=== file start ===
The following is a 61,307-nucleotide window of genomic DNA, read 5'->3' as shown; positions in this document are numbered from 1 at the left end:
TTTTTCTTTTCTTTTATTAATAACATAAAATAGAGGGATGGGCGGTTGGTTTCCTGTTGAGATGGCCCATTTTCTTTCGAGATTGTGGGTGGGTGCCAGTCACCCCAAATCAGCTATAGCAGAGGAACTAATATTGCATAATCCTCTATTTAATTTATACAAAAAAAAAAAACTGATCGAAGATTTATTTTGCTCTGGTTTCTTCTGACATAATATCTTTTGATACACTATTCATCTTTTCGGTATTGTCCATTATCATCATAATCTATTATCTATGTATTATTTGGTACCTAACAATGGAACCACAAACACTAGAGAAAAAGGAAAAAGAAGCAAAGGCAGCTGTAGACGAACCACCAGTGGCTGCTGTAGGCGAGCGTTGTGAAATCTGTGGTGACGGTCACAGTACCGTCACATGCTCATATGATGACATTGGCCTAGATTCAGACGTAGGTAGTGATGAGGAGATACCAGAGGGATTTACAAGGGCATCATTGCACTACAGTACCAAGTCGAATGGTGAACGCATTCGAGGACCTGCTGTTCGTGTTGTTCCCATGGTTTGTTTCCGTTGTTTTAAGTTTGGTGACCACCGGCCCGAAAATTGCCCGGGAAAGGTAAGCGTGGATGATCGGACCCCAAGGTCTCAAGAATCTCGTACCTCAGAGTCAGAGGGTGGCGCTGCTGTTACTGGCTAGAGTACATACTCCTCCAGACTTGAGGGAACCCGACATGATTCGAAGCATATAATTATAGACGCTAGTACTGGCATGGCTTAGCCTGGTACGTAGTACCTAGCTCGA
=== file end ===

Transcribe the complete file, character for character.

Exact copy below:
The following is a 61,307-nucleotide window of genomic DNA, read 5'->3' as shown; positions in this document are numbered from 1 at the left end:
TTTTTCTTTTCTTTTATTAATAACATAAAATAGAGGGATGGGCGGTTGGTTTCCTGTTGAGATGGCCCATTTTCTTTCGAGATTGTGGGTGGGTGCCAGTCACCCCAAATCAGCTATAGCAGAGGAACTAATATTGCATAATCCTCTATTTAATTTATACAAAAAAAAAAAACTGATCGAAGATTTATTTTGCTCTGGTTTCTTCTGACATAATATCTTTTGATACACTATTCATCTTTTCGGTATTGTCCATTATCATCATAATCTATTATCTATGTATTATTTGGTACCTAACAATGGAACCACAAACACTAGAGAAAAAGGAAAAAGAAGCAAAGGCAGCTGTAGACGAACCACCAGTGGCTGCTGTAGGCGAGCGTTGTGAAATCTGTGGTGACGGTCACAGTACCGTCACATGCTCATATGATGACATTGGCCTAGATTCAGACGTAGGTAGTGATGAGGAGATACCAGAGGGATTTACAAGGGCATCATTGCACTACAGTACCAAGTCGAATGGTGAACGCATTCGAGGACCTGCTGTTCGTGTTGTTCCCATGGTTTGTTTCCGTTGTTTTAAGTTTGGTGACCACCGGCCCGAAAATTGCCCGGGAAAGGTAAGCGTGGATGATCGGACCCCAAGGTCTCAAGAATCTCGTACCTCAGAGTCAGAGGGTGGCGCTGCTGTTACTGGCTAGAGTACATACTCCTCCAGACTTGAGGGAACCCGACATGATTCGAAGCATATAATTATAGACGCTAGTACTGGCATGGCTTAGCCTGGTACGTAGTACCTAGCTCGA